Ability to make healthy choices may be depended on a mother’s own eating habits. According to a study initiated by the Michigan State University, children are less likely to consume fruits and vegetables four or more times a week if their mothers do not consume that amount or consider them as picky eaters. It was mentioned that a mother’s own eating habits may have a huge impact on whether the kid eats enough fruits and vegetables.
The study was conducted on almost 400 low-income women black and non-Hispanic white with children aged 1-3 years. As a result, mothers who did not consume fruits and vegetables for four or more times a week reported the same among their toddlers. Also mothers who viewed their children as picky eaters claimed that their kids fail to eat fruits and vegetables four or more times a week. It was concluded that what and how mothers eat apparently creates the most direct influence on toddlers’ consumption. Professor Mildred Horodynski of Michigan State University’s College of Nursing, study author and colleagues also observed a decline in the amount of fruits and vegetables consumed among kids considered as picky eaters and unwilling to try non-familiar foods.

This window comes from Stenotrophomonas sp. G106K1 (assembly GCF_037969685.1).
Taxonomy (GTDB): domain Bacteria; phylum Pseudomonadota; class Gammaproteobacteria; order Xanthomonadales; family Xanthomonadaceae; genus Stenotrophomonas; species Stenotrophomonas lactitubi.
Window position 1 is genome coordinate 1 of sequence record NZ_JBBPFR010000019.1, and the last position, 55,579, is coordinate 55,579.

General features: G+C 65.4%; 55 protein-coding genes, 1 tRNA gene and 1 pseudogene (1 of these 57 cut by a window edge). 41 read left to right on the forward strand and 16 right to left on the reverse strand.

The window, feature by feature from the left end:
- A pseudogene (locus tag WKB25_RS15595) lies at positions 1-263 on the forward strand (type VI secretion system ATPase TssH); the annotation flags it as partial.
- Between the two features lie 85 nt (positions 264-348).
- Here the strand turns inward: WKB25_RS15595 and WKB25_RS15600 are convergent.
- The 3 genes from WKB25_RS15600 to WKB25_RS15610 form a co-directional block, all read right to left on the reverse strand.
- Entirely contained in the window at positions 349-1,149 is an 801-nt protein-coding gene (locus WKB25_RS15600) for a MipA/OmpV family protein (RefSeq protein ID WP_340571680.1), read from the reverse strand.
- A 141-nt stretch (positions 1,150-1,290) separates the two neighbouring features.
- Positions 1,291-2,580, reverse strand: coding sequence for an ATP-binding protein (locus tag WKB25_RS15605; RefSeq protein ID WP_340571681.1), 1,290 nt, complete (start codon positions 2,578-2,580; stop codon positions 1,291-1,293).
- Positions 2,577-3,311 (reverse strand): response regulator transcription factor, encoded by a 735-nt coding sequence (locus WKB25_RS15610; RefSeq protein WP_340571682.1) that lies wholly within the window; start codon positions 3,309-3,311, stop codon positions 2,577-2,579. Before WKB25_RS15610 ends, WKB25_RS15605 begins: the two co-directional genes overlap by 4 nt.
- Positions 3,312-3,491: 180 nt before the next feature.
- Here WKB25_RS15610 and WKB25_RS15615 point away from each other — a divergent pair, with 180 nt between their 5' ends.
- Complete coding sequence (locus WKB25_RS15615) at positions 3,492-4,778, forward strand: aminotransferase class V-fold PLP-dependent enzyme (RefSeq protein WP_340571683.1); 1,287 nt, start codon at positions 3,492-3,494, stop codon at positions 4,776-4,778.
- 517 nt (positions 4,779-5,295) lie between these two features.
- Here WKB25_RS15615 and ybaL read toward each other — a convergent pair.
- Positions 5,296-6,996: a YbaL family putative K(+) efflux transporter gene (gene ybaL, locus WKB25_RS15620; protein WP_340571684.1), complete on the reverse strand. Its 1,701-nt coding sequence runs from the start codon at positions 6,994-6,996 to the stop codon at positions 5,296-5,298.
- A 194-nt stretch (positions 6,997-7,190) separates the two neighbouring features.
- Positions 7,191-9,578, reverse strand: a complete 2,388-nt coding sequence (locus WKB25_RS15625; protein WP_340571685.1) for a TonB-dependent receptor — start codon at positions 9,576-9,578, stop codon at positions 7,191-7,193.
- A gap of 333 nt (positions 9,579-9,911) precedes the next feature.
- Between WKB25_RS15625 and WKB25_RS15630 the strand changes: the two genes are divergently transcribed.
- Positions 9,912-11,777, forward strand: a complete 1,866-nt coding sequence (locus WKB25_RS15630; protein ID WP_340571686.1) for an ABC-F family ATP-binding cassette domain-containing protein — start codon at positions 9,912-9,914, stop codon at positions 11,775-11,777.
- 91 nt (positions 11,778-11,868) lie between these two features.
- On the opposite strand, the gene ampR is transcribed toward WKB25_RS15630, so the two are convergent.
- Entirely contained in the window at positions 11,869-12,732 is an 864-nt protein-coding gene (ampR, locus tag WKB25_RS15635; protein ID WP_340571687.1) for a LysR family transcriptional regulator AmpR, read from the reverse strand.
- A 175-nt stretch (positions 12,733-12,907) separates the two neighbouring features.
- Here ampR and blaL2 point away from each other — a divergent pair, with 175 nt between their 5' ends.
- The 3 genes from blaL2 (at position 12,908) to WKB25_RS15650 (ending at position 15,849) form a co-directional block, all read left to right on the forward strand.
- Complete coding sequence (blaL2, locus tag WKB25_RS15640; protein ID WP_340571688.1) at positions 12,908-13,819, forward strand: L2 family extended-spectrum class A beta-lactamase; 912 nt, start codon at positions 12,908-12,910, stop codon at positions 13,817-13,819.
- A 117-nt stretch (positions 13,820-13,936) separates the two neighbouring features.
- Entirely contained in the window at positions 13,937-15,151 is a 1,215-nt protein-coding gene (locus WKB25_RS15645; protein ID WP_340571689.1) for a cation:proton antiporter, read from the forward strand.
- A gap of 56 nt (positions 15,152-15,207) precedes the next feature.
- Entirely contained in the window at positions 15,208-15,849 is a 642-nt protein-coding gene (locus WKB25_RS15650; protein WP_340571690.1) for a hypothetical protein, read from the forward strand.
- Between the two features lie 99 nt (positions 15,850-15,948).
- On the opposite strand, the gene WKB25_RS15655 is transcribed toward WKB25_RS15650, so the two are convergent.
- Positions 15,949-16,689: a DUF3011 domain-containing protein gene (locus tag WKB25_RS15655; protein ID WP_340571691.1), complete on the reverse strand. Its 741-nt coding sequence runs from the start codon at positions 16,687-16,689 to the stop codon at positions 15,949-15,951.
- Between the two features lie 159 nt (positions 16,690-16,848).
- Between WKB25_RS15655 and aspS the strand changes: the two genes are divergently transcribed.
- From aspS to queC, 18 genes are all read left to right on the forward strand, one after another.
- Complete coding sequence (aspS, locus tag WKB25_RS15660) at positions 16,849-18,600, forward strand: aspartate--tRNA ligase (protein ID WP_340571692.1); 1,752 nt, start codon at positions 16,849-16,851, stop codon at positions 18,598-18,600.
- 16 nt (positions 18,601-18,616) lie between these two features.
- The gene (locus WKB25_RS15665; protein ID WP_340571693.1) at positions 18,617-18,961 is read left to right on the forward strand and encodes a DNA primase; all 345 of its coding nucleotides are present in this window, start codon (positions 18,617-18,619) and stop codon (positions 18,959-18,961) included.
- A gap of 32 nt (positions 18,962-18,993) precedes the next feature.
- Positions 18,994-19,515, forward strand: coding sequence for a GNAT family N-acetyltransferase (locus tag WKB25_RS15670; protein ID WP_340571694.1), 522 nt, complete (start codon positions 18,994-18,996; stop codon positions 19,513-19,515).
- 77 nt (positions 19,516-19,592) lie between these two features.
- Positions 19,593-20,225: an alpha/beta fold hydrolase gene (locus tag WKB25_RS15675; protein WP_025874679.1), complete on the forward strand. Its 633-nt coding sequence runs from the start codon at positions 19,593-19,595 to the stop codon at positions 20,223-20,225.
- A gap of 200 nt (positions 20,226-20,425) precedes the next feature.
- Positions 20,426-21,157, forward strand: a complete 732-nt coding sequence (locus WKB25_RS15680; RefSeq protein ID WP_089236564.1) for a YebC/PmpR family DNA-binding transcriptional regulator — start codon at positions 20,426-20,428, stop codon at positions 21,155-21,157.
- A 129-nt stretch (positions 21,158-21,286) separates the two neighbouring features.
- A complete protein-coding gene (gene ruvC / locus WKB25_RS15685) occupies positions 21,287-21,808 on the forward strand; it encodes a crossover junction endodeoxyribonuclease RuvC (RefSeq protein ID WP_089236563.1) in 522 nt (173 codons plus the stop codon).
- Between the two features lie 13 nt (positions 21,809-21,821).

It appears that perception of a toddler as a picky eater is associated with parenting style or culture. During the study, investigators scrutinized data from mothers of 28 Michigan counties. The information was accumulated from mothers belonging to different races. On completion of the investigation, it appeared that black mothers and toddlers fail to intake fruits and vegetables as much as non-Hispanic whites. It was mentioned that majority of all study subjects fell below recommended U.S. dietary guidelines. Authors suggest that mothers’ awareness on the importance of health eating can be give special attention in family-based approaches introduced to encourage fruit and vegetable intake.
The study was published in the journal Public Health Nursing.